An Economic Model of Amniocentesis Choice
AbstractMedical practitioners typically utilize the following protocol when advising pregnant women about testing for the possibility of genetic disorders: Pregnant women over the age of 35 should be tested for Down syndrome and other genetic disorders; for younger women, such tests are discouraged since they can cause a miscarriage. The logic appears compelling. The rate at which amniocentesis causes a miscarriage is constant while genetic disorders rise over a woman's reproductive years. Hence the potential benefit from testing – being able to terminate a fetus with a genetic disorder – rises with maternal age. We argue that this logic is incomplete. While the benefits to testing rise with age, so do the costs. While undergoing an amniocentesis always entails the risk of miscarriage of a healthy fetus, these costs are lower at early ages, because there is a higher probability of being able to replace a miscarried fetus with a healthy birth at a later age. We develop and calibrate a dynamic model of amniocentesis choice to explore this tradeoff. For parameters that characterize realistic age patterns of chromosomal abnormalities, fertility rates and miscarriages following amniocentesis, our model implies a falling, rather than rising, rate of amniocentesis as women approach menopause.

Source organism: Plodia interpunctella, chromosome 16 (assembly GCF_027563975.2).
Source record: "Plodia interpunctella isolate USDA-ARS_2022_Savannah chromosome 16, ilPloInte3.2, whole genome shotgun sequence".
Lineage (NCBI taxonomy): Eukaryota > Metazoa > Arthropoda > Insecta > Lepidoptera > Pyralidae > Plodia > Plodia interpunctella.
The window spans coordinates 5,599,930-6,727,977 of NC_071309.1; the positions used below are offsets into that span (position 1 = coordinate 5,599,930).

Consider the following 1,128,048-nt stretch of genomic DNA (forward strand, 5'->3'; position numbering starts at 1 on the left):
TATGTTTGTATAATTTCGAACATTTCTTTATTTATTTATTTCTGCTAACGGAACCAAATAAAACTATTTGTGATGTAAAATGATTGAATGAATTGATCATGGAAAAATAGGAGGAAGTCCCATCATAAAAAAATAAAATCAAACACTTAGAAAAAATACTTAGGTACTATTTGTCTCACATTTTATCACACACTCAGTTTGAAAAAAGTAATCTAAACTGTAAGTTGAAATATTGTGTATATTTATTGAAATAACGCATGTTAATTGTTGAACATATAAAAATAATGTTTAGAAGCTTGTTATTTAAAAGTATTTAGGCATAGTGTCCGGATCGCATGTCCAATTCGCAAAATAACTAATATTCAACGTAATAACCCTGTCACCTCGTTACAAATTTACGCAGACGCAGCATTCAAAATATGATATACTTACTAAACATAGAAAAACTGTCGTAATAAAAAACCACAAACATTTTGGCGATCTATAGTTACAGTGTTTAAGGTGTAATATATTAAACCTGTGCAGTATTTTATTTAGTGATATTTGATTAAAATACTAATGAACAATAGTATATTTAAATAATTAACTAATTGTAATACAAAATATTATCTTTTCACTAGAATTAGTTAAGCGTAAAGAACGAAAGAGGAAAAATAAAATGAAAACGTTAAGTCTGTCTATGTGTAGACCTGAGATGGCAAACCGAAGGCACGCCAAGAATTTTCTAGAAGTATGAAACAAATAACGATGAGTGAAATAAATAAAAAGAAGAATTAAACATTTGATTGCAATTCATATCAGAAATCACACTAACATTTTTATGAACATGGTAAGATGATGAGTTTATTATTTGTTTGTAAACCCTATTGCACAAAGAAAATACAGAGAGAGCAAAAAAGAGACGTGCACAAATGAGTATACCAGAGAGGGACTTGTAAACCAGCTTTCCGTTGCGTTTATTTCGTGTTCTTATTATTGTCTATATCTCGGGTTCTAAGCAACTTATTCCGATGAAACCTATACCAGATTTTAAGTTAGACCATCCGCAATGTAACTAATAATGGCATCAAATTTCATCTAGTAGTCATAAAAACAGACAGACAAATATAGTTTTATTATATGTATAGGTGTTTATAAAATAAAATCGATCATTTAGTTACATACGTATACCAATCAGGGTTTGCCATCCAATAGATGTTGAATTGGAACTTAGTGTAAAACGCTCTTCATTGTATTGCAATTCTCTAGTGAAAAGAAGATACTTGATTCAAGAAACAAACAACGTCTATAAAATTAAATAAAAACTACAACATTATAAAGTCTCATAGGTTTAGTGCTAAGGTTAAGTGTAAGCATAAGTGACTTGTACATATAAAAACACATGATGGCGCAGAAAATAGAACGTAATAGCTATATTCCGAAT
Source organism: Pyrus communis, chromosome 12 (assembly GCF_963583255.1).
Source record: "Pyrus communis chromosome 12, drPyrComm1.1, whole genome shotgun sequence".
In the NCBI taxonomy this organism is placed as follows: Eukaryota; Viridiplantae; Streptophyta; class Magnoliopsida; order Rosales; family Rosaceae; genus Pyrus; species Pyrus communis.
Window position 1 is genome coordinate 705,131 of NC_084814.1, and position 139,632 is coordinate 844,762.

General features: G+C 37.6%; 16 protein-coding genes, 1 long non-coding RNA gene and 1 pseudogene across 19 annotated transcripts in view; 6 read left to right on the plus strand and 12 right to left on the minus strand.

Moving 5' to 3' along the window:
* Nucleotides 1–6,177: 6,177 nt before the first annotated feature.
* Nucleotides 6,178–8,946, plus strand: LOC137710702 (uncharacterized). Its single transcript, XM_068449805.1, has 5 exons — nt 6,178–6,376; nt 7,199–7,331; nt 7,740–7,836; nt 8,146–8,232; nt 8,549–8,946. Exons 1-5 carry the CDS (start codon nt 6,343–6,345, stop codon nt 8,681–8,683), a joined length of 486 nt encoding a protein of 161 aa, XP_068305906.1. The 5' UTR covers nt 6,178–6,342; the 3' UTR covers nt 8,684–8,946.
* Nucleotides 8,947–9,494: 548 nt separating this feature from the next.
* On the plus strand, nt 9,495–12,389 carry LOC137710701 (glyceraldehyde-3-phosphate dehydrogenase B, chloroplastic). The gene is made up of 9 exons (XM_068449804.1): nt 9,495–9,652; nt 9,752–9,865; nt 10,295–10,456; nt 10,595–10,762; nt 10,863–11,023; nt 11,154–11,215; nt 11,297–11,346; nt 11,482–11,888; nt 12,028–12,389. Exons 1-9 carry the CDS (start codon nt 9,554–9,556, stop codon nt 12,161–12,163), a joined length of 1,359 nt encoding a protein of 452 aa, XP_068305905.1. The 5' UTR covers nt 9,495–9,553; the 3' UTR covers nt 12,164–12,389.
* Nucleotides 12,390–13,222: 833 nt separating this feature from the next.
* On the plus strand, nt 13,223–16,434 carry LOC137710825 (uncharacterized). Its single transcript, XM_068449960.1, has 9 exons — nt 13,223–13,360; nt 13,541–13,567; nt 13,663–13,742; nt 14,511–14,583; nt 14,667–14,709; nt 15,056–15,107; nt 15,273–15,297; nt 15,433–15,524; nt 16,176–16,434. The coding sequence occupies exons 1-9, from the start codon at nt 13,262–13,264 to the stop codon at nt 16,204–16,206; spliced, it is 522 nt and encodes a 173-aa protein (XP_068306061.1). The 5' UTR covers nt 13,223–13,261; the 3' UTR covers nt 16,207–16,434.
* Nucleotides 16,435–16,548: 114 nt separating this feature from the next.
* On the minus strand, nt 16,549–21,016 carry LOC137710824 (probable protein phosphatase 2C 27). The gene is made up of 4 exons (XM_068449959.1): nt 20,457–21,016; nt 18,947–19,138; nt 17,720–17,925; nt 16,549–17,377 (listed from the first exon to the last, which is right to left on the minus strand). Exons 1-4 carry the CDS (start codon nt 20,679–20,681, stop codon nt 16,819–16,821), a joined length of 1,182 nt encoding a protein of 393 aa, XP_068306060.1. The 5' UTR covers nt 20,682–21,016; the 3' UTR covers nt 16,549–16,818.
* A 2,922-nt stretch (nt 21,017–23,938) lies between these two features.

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Bibliographic InfoPaper provided by National Bureau of Economic Research, Inc in its series NBER Working Papers with number 16306.
Date of creation: Aug 2010
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Other versions of this item:
- J1 - Labor and Demographic Economics - - Demographic Economics
- J13 - Labor and Demographic Economics - - Demographic Economics - - - Fertility; Family Planning; Child Care; Children; Youth
This paper has been announced in the following NEP Reports:
- NEP-ALL-2010-09-03 (All new papers)
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Blog mentionsAs found by EconAcademics.org, the blog aggregator for Economics research:
- When should amniocentesis be performed?
by Economic Logician in Economic Logic on 2010-09-23 14:09:00
- Price, Joseph & Price, Joshua & Simon, Kosali, 2011. "Educational gaps in medical care and health behavior: Evidence from US Natality data," Economics of Education Review, Elsevier, vol. 30(5), pages 838-849, October.
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